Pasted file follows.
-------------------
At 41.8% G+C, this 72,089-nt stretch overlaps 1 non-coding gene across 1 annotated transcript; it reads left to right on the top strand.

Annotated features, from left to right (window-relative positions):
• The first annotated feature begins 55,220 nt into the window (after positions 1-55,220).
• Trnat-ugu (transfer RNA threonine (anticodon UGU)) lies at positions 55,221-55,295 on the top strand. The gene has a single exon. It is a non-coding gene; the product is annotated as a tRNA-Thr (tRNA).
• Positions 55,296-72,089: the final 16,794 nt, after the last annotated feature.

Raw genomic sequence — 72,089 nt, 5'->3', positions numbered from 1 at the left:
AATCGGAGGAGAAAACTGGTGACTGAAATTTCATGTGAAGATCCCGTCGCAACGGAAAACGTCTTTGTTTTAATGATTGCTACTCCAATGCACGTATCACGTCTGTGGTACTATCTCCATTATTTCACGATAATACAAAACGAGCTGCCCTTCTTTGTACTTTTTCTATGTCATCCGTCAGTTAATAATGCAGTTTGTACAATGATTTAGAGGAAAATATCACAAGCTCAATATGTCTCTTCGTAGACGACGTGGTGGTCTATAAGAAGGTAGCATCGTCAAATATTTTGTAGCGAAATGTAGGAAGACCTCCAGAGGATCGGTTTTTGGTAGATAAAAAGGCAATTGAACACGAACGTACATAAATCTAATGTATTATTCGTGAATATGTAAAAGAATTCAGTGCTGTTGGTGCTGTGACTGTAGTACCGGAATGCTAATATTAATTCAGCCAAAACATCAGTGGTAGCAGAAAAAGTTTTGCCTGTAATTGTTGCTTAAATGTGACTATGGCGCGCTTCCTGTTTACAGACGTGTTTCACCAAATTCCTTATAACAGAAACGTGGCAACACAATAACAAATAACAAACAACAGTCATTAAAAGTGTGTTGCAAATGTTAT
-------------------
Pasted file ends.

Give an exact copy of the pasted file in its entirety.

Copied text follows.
At 41.8% G+C, this 72,089-nt stretch overlaps 1 non-coding gene across 1 annotated transcript; it reads left to right on the top strand.

Annotated features, from left to right (window-relative positions):
• The first annotated feature begins 55,220 nt into the window (after positions 1-55,220).
• Trnat-ugu (transfer RNA threonine (anticodon UGU)) lies at positions 55,221-55,295 on the top strand. The gene has a single exon. It is a non-coding gene; the product is annotated as a tRNA-Thr (tRNA).
• Positions 55,296-72,089: the final 16,794 nt, after the last annotated feature.

Raw genomic sequence — 72,089 nt, 5'->3', positions numbered from 1 at the left:
AATCGGAGGAGAAAACTGGTGACTGAAATTTCATGTGAAGATCCCGTCGCAACGGAAAACGTCTTTGTTTTAATGATTGCTACTCCAATGCACGTATCACGTCTGTGGTACTATCTCCATTATTTCACGATAATACAAAACGAGCTGCCCTTCTTTGTACTTTTTCTATGTCATCCGTCAGTTAATAATGCAGTTTGTACAATGATTTAGAGGAAAATATCACAAGCTCAATATGTCTCTTCGTAGACGACGTGGTGGTCTATAAGAAGGTAGCATCGTCAAATATTTTGTAGCGAAATGTAGGAAGACCTCCAGAGGATCGGTTTTTGGTAGATAAAAAGGCAATTGAACACGAACGTACATAAATCTAATGTATTATTCGTGAATATGTAAAAGAATTCAGTGCTGTTGGTGCTGTGACTGTAGTACCGGAATGCTAATATTAATTCAGCCAAAACATCAGTGGTAGCAGAAAAAGTTTTGCCTGTAATTGTTGCTTAAATGTGACTATGGCGCGCTTCCTGTTTACAGACGTGTTTCACCAAATTCCTTATAACAGAAACGTGGCAACACAATAACAAATAACAAACAACAGTCATTAAAAGTGTGTTGCAAATGTTAT